Sunday, April 3, 2011

In the Flesh: Some Quick Thoughts on The Ruins


These thoughts are infested with spoilers, yo!

Getting the chance to rewatch 2008's The Ruins recently, I found that the film that I had quite enjoyed when it was released still held up very well a few years afterwards. Not that just over two years is a long time or anything, but for a movie that featured a generally young cast and came out over the last five years, it's certainly one of the better ones. Knowing that The Ruins is based off a novel (that I've heard is quite good), I imagine how much better the idea of plants using vibration to mimic sound would work in print, nevertheless, the idea still fares very well on celluloid, even if it is slightly (and welcomingly) hokey. 

For a picture that is filled with what appears to be a soulless, youthful cast on the surface, the characters aren't total idiots and have a strong sense of depth as far as their relationships (or lack thereof) with each other goes. Also, the cast is actually comprised of some solid actors that have worked in films that I already love, as opposed to nobodies that are only there to look pretty and mope around with long grey faces and pouty lips, all upset that they ran out of hair gel (actually, I would be upset too). Speaking of pretty, it's ironic that the hot girl, Stacy, who shows off her nicely maintained body, is the one that seems to get the most physical (as well as mental) abuse out of the four main friends.

She's not necessarily the type of character that seems to be all about her looks thus making her painful plight enjoyable on a sadistic level for the warped viewer. Instead, it plays off the visual aspect of seeing a beautiful woman easily destroy her exterior to rid her body of these grotesque plants that are roaming free underneath her flesh. I know when I get a hangnail, I'll gnaw at that thing until I rip a piece of skin that stretches to my knuckle just to get rid of it (and where's my Oscar for best female performance?!). Sure, that's not really the same thing as plants rummaging around beneath your flesh, but if I'll chew a piece of skin from my finger to my elbow for a hangnail, imagine what I would do if I had a plant in my forehead?!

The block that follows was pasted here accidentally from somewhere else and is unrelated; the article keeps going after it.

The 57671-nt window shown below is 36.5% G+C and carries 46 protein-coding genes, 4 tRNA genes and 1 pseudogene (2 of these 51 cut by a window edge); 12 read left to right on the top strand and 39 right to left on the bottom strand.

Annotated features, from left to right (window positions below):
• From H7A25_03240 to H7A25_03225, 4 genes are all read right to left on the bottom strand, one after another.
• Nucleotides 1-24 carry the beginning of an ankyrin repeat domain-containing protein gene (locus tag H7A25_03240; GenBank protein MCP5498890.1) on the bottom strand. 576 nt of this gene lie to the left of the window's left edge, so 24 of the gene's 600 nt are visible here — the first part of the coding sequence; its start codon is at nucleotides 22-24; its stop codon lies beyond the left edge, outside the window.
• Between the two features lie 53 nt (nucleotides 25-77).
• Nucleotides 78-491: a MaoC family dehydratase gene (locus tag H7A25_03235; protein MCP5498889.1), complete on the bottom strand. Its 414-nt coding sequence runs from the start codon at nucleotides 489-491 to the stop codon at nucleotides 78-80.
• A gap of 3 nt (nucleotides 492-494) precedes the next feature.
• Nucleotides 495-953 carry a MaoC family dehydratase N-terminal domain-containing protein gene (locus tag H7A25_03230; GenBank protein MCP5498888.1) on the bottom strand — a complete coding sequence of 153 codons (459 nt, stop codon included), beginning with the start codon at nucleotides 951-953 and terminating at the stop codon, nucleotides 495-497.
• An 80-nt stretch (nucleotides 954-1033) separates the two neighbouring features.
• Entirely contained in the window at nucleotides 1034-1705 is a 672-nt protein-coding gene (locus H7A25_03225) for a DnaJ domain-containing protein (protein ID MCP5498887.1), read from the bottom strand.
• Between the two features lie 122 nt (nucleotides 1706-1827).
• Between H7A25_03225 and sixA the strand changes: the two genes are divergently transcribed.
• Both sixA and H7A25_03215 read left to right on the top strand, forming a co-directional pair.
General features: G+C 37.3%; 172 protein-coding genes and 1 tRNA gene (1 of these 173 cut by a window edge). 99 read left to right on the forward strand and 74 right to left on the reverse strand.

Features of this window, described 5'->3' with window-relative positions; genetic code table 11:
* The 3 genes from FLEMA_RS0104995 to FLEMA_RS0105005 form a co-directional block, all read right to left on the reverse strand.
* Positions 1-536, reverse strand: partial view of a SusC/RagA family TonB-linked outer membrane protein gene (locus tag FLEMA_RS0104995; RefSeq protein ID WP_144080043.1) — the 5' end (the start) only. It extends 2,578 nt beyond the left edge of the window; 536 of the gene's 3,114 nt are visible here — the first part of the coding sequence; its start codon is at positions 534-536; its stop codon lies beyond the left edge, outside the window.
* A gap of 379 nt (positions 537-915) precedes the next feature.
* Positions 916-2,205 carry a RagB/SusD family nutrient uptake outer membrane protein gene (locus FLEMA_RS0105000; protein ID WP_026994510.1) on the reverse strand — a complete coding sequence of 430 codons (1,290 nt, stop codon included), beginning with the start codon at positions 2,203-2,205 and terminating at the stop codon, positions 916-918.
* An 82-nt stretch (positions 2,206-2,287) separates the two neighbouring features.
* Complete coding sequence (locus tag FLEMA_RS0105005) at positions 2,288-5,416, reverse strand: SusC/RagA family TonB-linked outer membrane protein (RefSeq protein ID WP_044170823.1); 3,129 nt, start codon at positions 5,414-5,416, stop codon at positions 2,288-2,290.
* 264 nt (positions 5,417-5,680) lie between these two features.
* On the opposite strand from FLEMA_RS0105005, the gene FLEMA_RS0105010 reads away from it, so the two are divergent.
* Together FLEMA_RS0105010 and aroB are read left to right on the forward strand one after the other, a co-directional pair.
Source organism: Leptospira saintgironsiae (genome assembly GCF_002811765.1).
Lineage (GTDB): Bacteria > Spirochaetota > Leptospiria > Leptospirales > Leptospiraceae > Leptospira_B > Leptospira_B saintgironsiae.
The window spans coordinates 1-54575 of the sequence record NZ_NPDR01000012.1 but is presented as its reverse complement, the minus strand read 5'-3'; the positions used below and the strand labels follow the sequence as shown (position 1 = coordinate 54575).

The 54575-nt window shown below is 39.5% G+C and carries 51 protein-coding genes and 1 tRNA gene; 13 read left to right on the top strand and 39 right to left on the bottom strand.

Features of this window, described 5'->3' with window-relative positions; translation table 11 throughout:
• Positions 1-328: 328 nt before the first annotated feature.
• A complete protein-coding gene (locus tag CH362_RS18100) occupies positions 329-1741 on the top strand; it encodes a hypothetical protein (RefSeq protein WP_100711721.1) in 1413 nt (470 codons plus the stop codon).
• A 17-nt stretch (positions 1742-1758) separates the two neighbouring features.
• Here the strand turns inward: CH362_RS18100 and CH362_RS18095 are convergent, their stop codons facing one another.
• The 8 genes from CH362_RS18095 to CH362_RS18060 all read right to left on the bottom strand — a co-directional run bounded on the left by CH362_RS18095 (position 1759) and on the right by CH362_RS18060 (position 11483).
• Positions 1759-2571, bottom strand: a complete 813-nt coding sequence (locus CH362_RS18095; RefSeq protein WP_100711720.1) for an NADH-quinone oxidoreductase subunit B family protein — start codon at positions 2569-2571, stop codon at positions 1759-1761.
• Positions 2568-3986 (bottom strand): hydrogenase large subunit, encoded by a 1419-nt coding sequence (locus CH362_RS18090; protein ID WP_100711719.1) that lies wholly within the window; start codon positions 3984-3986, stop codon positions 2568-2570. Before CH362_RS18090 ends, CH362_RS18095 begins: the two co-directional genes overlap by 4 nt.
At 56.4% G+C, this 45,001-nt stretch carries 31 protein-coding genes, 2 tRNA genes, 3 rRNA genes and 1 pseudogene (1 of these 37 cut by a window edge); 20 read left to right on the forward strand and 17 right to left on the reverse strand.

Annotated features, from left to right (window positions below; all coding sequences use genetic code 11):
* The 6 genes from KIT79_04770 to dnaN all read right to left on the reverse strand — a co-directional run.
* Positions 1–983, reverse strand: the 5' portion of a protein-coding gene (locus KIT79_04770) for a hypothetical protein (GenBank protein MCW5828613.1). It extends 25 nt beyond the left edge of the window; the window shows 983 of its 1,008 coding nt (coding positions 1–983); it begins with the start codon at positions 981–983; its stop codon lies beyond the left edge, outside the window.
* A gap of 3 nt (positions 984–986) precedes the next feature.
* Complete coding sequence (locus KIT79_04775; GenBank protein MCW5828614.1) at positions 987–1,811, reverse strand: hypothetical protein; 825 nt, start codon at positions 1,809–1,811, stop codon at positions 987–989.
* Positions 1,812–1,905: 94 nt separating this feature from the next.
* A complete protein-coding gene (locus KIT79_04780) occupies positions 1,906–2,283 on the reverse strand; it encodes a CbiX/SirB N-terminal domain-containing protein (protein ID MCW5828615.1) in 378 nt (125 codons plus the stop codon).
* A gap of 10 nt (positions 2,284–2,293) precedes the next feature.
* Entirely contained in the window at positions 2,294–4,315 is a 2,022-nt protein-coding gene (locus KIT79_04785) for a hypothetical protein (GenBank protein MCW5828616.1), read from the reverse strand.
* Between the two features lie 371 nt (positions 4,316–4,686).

The Ruins has an interesting concept and is executed nicely on all fronts, but it's that self-mutilation and the few moments of horrific mutilation in general that make the film most memorable. Watching Stacy cut deeply into her own belly, claiming with a hint of madness that, "It's okay, I just have to get this one (of the plants) out," is quite grueling in such a wonderful way. I think this entire sequence is the most effective portion of the film, however, I cannot be lax in mentioning the double leg amputation from earlier in the film. This is where the mostly deteriorated legs of Mathias have to first be broken with a rock, the remaining flesh cut away with a pocketknife, then a screaming hot skillet is used to cauterize the wound. It's pretty intense. 

I don't want to overextend myself claiming that The Ruins is some masterpiece or anything more than what it actually is, but it is a very good-to-great body horror film, specifically for the time in which it came out and the type of film that it looked like it could be. It was all but ignored at the box office, unfortunately, and I don't think it will be anytime soon where people recognize it for what it is. Nevertheless, give this one a good ten-to-fifteen years, and I believe it may have the right stuff the be a minor cult classic for horror fans that are lucky enough to discover it.     


  1. Dude. Google ate my reply and I don't feel like retyping it all. Short version is I hated the book and hated all the characters within it. I have never been so happy for a character to die than I was when Jeff finally bought it.